Office communications: Get a new groove


March 15. New hires aren’t the only ones who don’t know a lot about their organizational teams today. As doors open to welcome people back to work in person, much has changed after 20+ months of working remotely.  We need fresh ways to get our groove back. Why?

• People we used to work with retired or left.

• Team members changed roles and responsibilities.

• The go-to people—for technical assistance, information, supplies—are no longer available.

• Team members are working in-person, hybrid, fully remote, or on flextime.

Who’s on first?

Rosters of people’s names, specific titles, and outlines of their responsibilities are needed. A chart of when people are at work or off work, and if they are working hybrid, flextime, or in-person, must be easily accessible and accurate. The roster also needs to identify what communication method is best for each given where they are working from. Yes, this sounds like a bit of a Rubik’s Cube, but it is needed.

Everyone should be given formal time each week to hold structured chat sessions with other team members (random or planned, individual or in groups) so they can get to know each other.

Where are the guiding lights?

Putting the mission and values of the company displayed on screens, memo headers or footers, meeting agendas, and signature lines can keep them top of mind. And the roster of people—Who’s on First, haha—should include a section for “special expertise” so those who need their assistance can easily reach them.

How do you communicate?

Structured communication plans are more important than ever. It is the responsibility of leaders to create and follow a clear plan for:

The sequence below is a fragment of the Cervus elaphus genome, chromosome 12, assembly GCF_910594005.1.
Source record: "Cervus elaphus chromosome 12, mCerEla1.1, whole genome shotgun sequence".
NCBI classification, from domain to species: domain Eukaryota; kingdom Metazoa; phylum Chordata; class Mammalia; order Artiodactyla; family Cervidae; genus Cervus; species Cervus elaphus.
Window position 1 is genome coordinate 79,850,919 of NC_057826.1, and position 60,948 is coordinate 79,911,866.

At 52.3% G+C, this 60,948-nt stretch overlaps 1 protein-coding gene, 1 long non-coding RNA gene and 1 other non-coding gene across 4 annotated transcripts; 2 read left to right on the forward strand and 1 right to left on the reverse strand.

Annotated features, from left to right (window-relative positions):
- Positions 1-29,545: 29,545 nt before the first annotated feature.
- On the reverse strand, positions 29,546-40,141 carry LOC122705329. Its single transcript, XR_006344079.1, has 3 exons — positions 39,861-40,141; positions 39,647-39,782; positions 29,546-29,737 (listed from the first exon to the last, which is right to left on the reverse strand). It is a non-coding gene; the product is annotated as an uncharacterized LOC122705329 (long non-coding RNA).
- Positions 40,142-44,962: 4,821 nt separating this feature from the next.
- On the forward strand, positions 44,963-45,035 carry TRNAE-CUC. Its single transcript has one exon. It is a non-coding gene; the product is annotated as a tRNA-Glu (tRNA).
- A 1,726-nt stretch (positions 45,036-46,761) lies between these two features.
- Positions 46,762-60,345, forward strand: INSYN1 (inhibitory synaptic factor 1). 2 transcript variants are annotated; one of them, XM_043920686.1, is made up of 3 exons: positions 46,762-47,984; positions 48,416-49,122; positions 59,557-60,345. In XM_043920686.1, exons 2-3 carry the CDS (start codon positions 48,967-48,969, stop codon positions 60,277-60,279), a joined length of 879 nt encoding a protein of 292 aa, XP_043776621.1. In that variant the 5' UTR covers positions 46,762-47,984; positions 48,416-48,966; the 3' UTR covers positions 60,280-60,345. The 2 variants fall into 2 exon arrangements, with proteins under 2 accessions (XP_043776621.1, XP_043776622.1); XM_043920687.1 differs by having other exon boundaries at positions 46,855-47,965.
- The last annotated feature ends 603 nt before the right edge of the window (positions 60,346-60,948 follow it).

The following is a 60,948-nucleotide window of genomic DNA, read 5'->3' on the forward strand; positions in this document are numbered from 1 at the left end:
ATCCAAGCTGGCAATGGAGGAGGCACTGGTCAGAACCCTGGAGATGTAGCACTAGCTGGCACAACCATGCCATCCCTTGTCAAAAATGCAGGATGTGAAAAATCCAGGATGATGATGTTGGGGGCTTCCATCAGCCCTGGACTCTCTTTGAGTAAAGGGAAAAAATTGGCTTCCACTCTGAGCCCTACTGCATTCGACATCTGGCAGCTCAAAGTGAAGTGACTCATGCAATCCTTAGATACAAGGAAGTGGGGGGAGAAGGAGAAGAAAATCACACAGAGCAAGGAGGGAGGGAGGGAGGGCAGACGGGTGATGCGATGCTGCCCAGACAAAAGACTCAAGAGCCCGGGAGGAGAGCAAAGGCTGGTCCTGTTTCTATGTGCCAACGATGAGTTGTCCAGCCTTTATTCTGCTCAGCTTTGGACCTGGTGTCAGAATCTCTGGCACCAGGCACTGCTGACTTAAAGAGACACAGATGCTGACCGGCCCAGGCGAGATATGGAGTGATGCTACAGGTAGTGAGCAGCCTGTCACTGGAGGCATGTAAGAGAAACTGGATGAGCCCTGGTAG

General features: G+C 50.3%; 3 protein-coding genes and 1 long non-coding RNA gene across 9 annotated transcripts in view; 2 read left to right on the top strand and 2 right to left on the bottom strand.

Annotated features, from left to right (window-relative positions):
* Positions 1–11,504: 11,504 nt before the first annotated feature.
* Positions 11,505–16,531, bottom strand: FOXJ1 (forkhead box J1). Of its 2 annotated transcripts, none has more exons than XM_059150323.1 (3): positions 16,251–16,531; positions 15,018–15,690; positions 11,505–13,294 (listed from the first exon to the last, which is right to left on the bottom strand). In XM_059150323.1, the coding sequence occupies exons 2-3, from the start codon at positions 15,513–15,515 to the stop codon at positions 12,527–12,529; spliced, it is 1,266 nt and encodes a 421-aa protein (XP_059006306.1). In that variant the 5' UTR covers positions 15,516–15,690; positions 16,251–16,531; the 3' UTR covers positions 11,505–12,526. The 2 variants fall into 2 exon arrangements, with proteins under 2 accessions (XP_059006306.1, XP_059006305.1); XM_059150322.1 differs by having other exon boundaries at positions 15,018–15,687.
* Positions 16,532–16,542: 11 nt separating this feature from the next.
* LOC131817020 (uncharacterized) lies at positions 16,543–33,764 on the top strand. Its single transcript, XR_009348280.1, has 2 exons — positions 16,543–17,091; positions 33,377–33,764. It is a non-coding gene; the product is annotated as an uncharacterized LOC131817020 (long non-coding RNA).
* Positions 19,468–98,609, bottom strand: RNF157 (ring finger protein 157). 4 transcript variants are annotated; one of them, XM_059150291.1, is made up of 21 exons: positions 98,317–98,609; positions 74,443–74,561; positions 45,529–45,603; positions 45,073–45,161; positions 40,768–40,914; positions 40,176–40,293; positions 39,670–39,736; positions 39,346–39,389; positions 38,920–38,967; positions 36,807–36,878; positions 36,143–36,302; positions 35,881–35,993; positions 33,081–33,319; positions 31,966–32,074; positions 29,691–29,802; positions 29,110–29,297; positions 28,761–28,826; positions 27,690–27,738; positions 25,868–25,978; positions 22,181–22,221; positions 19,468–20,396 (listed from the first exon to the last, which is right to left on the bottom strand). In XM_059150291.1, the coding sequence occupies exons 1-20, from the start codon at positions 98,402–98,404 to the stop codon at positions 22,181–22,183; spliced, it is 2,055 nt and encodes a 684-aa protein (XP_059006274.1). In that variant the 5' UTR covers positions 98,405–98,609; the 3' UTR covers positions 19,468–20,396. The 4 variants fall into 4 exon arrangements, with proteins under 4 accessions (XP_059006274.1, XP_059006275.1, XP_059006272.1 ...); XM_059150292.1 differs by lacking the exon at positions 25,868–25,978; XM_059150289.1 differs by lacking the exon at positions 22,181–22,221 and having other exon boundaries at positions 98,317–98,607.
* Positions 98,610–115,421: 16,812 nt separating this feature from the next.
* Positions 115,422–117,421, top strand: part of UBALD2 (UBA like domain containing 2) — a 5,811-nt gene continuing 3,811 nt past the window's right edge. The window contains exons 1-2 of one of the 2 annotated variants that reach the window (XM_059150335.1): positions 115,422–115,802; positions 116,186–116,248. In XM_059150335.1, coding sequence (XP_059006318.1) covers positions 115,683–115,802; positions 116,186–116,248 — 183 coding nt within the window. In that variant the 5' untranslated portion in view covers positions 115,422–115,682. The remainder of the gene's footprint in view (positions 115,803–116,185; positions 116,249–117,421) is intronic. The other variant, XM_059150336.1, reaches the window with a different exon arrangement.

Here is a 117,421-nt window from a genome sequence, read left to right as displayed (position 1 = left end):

• Daily task-related assignments,

• Formal information needed by everyone,

• Feedback from employees to managers and other team members, and

• Department and committee meeting dates.

A plan infers it must have specific cycle times set for when these will be sent out, in which medium, by whom, and when everyone who is responsible for having read them, has done so. Fractionalized communications piece-meal throughout the day when everyone is in person can often be easily accommodated, but in today’s work structure a more standardized approach—which requires managers and leaders to plan thoughtfully— is going to help everyone receive critical information.

Where is the support?

Help keep everyone working.

A rotating rank-order list of on-call managers and support roles is needed. It is frustrating and slows productivity knowing what you need but not being able to locate the person who you need assistance from.

How can managers empower their team?

Be methodical in holding conversations with each team member. Be the barrier-remover and cheerleader. Ask some open-ended questions. Then be an excellent listener. Give them the resources, guidance, and authority to do their job once you know they see a clear path.

How can everyone remain accountable?

Be specific in the process of setting up customized work arrangements: What work, how, by what date, are just the start. Also include clear times and ways you and they will communicate updates, questions, responses, and check-ins with each other. Be very clear of when each other is “off-duty” to avoid misunderstandings, unexpected overtime, and burnout.

How to maintain motivation

Formalized quiet time during work weeks for focusing on complex problems, and policies for down time for self-care and quality of life will help everyone remain creative, stay healthy, enjoy work-life balance, and be fresh enough to keep working in their best groove.

Cheryl Kane, MBA, PHR, GPHR, SHRM-SCP, is a strategic business consultant, sales trainer, & professional speaker specializing in problem solving and service quality. Email her at: [email protected]


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